Water is a poor nucleophile, which is why the reaction of alkenes with water is usually not the expected reaction product, an alcohol leads. However, the reaction proceeds under acid catalysis. As previously described herein is added in the first step, a proton of the acid to the double bond. The carbocation formed is now sufficiently electrophilic for nucleophilic attack of a water molecule. Cleaves after the addition of a proton to give the desired alcohol is produced.

Is the anion of the acid itself a nucleophile, so the anion competes with water occurs by the addition to the carbocation (see also previous section).

Synthesis of diols

The addition of water to the double bonds yields alcohols, diols, however, can not be synthesized in this way. These are made ​​possible by the addition of inorganic oxygen compounds, such as potassium permanganate or osmium tetroxide. In the first step here added to the oxygen carrier to the alkene in the second step, the resulting intermediate is hydrolyzed so that the diol is released.

Among other things, the development of a stereoselective dihydroxylation of the Nobel Prize in Chemistry 2001 was awarded to Barry Sharpless.

→ see also Main article: dihydroxylation

Addition to conjugated double bond

The addition to conjugated double bonds follows the same rules as the addition to isolated double bonds described above. However, it should be noted that the carbocation formed in the first step can be mesomeric stabilized. This stabilization of the positive charge is distributed on a plurality of carbon atoms, whereby the nucleophile can attack at different positions. Usually in such reactions, a mixture of two products is obtained.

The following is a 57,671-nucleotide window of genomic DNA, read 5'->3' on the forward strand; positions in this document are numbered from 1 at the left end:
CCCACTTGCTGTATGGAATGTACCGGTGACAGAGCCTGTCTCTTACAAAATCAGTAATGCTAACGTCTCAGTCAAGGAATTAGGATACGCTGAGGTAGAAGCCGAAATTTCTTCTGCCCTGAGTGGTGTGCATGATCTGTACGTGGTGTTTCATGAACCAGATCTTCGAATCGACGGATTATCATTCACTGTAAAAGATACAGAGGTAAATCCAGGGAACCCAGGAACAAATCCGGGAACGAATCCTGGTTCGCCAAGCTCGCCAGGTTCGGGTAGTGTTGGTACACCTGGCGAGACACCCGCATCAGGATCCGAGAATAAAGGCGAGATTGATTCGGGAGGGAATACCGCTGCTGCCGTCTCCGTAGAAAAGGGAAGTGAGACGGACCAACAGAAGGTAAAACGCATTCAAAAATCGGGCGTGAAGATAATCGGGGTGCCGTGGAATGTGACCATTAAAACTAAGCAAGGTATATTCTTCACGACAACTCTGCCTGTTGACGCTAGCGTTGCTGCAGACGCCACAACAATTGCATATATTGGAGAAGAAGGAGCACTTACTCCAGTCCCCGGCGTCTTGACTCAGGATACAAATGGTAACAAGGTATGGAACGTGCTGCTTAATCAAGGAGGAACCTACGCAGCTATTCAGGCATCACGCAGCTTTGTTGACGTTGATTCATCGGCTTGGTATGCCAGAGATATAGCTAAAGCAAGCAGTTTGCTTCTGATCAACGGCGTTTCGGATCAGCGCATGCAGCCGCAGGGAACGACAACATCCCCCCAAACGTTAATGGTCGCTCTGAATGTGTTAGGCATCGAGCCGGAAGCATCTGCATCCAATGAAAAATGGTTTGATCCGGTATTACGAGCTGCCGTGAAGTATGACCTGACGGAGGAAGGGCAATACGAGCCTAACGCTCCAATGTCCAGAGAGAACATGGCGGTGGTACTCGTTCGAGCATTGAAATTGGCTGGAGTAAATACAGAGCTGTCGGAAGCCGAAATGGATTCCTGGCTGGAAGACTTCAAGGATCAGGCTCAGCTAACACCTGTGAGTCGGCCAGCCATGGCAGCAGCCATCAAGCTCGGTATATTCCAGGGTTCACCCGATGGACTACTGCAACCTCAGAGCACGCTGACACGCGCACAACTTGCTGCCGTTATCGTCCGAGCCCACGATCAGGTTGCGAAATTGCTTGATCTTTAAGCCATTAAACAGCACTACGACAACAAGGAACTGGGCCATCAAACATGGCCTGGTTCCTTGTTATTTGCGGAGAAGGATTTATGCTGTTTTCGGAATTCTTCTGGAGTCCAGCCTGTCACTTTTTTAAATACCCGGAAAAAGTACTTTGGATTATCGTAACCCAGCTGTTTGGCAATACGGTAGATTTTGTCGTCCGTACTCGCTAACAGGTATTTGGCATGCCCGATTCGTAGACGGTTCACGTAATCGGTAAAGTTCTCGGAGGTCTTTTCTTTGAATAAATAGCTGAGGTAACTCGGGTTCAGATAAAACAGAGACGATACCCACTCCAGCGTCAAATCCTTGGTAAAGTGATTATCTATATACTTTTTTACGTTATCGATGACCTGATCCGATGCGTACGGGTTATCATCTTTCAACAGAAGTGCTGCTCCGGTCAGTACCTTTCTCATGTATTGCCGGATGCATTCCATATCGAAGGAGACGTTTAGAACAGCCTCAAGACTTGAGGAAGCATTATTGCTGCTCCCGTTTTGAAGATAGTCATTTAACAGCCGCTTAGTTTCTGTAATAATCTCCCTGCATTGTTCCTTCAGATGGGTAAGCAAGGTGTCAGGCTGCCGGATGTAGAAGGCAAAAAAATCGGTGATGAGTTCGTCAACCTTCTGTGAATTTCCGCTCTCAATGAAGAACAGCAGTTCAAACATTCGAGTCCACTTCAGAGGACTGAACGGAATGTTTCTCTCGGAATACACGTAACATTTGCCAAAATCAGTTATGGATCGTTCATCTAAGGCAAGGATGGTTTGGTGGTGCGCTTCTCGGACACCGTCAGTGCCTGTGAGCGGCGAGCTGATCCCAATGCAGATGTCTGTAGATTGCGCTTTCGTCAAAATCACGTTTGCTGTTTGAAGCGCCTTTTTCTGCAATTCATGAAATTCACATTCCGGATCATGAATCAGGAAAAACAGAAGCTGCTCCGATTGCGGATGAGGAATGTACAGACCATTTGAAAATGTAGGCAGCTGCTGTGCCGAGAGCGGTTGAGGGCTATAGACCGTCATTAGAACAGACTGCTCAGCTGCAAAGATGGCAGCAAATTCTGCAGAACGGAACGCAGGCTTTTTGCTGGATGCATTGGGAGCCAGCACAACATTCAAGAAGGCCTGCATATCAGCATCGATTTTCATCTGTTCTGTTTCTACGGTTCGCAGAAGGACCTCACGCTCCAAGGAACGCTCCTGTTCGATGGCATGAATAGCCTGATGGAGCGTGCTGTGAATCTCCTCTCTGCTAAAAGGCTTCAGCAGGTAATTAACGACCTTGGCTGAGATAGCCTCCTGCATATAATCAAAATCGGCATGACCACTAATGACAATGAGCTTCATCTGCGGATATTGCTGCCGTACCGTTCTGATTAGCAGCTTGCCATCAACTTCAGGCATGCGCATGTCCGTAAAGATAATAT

Addition to alkynes

Analogously to the addition of alkenes and additions may be made to the triple bond of alkynes. Mechanistically run this analogy to the addition to alkenes. In the first step attacks a electrophile of the triple bond, thereby forming a vinyl cation formed. In the second step then attacks an existing nucleophile on the cationic position. Here, a substituted alkene. This can react further in a second addition reaction to the corresponding alkane.

Introduced by the first addition of electron- withdrawing groups such as halogen atoms, the second addition proceeds much more slowly as the electron density of double bond is reduced. The reaction can so often be stopped after the first addition to level of the alkene.

The acid-catalyzed addition of water to alkynes provides enols. This tautomerization to ketone ( keto -enol tautomerism ), so the addition of water to alkynes is a possibility for the synthesis of ketones.

Addition to carbonyls

Carbonyl addition reactions can also be performed. In contrast to the addition of carbon-carbon bonds, the C-O bond due to the higher electronegativity compared to carbon is always polarized. Nucleophiles thus always access to the electron-deficient carbon atom, electrophiles react consequently to the oxygen atom. An example of an electrophilic addition of a carbonyl group, the formation of acetals from ketones and aldehydes. In the first step of this carbonyl oxygen is protonated by an acid. This results in a positive charge on the carbonyl carbon, an alcohol nucleophile to attack the second step. By splitting off of the proton at the former alcohol hemiacetal is released.